Alkyonides days – even the weather in Greece originates from myth

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What do I mean by Alkyonides days?

Weather phenomenon

This weather phenomenon in January & February in Greece is referred to as “Alkyonides.” Sitting in cafes drinking coffee, people will remark on the high temperatures in early February, accompanied by “Ahhhh, Alkyonides” with a knowing nod.  In fact, sitting having coffee in a cafe is exactly where I first heard of the term.

Mythology

In mythology, The Alkyonides were the seven daughters of Alcyoneus.  Their father was slain by Heracles and when this happened, the seven daughters threw themselves into the sea (as you do) and were transformed into halcyons – kingfishers.

“What’s this got to do with unseasonably warm days in February in Greece?” one might ask.  Ah ha!…
There are some small, rocky islands in the Corinthian Gulf, very close to Athens and they’re named after these mythological daughters.  Every year, birds can be seen flocking to these islands, usually a few days before the weather heats up.  The witness of these birds flocking to the Alkyonides Islands usually indicates a spell of warmer weather…the islands are particularly warm.

Alkyonides islands
Alkyonides islands
Source: http://www.zougla.gr/sismoi/article/sismos-42r-stis-alkionides

So there you have it!  Even the weather in Greece can stem from mythology.

Photo by Sergey Yeliseev

4 COMMENTS

  1. Oh, Bex, what a lovely subject!!! And quite romantic from my point of view since, if you don’t mind, I’ll mention another related myth, that I was brought up with: Alkyoni, the daughter of Aiolos the god of winds, was married to Kyix and the two were utterly in love and happy. They lived by the sea and lived of it. On a winter’s day Kyix decided to go fishing but the weather was getting worse by the minute. Alkyoni stood by the sea calling him but as he turned the boat around to reach her, the waves overcame the boat and he drowned. Alkyoni in utter despair, though she was pregnant, through herself over the cliffs and drowned too. Zeus seeing such love and despair, decided to save them by transforming them to sea-birds (the birds that hold their names respectively) so that their love could live on forever. Moreover, he decided to allow a few days of good weather in the heart of winter so that Alkyoni would give birth (lay her eggs now that she was a bird) on the island rocks. So from then on every year around the appointed time when alkyones come to lay their eggs on the islands that you’ve mentioned, the weather always welcomes them and allows them to hatch their eggs…(of course now we know that the birds come because of the few days of good weather but what’s life without a little romance..? 😉 )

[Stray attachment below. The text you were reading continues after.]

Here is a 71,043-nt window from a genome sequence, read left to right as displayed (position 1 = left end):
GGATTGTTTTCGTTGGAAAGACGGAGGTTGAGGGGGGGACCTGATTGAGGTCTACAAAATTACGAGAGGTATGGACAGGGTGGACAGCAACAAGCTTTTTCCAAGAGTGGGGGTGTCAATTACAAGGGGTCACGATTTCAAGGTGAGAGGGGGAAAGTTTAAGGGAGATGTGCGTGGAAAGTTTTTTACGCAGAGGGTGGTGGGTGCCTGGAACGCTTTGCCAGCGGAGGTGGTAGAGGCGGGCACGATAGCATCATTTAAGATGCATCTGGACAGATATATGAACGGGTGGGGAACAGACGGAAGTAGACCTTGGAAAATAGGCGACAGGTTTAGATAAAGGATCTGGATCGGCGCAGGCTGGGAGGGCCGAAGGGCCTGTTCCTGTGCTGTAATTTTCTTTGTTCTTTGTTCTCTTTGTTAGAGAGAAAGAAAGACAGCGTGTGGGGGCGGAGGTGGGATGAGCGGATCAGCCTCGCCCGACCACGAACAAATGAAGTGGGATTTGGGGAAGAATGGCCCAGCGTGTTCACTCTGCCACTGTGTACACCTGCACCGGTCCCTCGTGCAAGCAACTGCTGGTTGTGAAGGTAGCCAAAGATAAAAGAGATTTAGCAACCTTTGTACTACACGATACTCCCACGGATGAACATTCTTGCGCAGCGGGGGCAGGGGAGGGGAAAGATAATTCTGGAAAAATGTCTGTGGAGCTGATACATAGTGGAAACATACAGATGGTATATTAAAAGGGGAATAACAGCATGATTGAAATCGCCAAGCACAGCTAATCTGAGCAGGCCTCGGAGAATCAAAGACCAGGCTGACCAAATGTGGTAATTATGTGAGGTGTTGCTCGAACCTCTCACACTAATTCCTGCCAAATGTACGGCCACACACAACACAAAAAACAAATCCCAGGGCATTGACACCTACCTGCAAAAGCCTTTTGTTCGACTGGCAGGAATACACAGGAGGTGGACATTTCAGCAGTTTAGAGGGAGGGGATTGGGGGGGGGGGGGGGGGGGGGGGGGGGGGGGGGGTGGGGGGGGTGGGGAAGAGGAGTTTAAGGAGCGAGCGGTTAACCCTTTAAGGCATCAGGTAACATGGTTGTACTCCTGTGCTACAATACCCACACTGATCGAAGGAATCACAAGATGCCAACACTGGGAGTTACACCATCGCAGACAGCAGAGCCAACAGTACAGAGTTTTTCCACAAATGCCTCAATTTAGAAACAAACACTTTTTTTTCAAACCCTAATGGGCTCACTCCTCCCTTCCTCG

2. Oh Nancy! You brought a tear to my eye, literally! I love how there is a story behind most things in Greece – and yours is lovely too. Thanks so much for sharing…it’s truly beautiful, as I’m sure my readers will also agree :0)

  3. Hi Bex,

    Thanks for your explanations as regards this strange weather phenomenon! A colleague of mine from Greece came into the cold London Office today and remarked it had been Alkyonides days in Greece. He gave me a brief explanation – but I had to check on the web and so found your post. I do indeed think its all very romantic. Typical greek? (-;
    Ole

    • Thanks Ole – glad I could be of assistance :0) I actually wrote this post last year – this year Alkyonides has come in Jan and it’s been anything between 16 and 19 degrees C in the daytime!

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